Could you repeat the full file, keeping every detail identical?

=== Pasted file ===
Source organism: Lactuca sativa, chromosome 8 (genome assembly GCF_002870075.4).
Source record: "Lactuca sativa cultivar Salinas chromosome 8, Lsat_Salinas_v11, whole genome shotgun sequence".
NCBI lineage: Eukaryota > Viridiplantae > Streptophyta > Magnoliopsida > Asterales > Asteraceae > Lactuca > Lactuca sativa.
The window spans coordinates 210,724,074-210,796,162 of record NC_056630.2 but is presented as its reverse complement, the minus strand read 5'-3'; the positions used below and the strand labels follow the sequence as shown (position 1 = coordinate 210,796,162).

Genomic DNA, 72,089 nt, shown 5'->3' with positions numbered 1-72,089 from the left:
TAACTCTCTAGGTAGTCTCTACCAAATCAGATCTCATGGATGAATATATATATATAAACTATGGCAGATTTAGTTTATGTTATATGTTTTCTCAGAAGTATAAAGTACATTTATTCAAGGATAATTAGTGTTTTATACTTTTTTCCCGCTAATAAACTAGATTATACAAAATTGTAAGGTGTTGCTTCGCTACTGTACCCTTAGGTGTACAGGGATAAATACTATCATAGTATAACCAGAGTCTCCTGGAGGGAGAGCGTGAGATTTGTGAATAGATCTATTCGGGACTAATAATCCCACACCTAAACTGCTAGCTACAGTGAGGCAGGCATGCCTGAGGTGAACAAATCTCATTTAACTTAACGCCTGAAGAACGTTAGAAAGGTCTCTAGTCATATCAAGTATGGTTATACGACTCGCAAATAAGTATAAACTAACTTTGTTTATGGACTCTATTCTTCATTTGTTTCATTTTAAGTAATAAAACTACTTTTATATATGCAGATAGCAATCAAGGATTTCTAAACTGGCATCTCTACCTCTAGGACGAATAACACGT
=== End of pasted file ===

Source organism: Lactuca sativa, chromosome 8 (genome assembly GCF_002870075.4).
Source record: "Lactuca sativa cultivar Salinas chromosome 8, Lsat_Salinas_v11, whole genome shotgun sequence".
NCBI lineage: Eukaryota > Viridiplantae > Streptophyta > Magnoliopsida > Asterales > Asteraceae > Lactuca > Lactuca sativa.
The window spans coordinates 210,724,074-210,796,162 of record NC_056630.2 but is presented as its reverse complement, the minus strand read 5'-3'; the positions used below and the strand labels follow the sequence as shown (position 1 = coordinate 210,796,162).

Genomic DNA, 72,089 nt, shown 5'->3' with positions numbered 1-72,089 from the left:
TAACTCTCTAGGTAGTCTCTACCAAATCAGATCTCATGGATGAATATATATATATAAACTATGGCAGATTTAGTTTATGTTATATGTTTTCTCAGAAGTATAAAGTACATTTATTCAAGGATAATTAGTGTTTTATACTTTTTTCCCGCTAATAAACTAGATTATACAAAATTGTAAGGTGTTGCTTCGCTACTGTACCCTTAGGTGTACAGGGATAAATACTATCATAGTATAACCAGAGTCTCCTGGAGGGAGAGCGTGAGATTTGTGAATAGATCTATTCGGGACTAATAATCCCACACCTAAACTGCTAGCTACAGTGAGGCAGGCATGCCTGAGGTGAACAAATCTCATTTAACTTAACGCCTGAAGAACGTTAGAAAGGTCTCTAGTCATATCAAGTATGGTTATACGACTCGCAAATAAGTATAAACTAACTTTGTTTATGGACTCTATTCTTCATTTGTTTCATTTTAAGTAATAAAACTACTTTTATATATGCAGATAGCAATCAAGGATTTCTAAACTGGCATCTCTACCTCTAGGACGAATAACACGT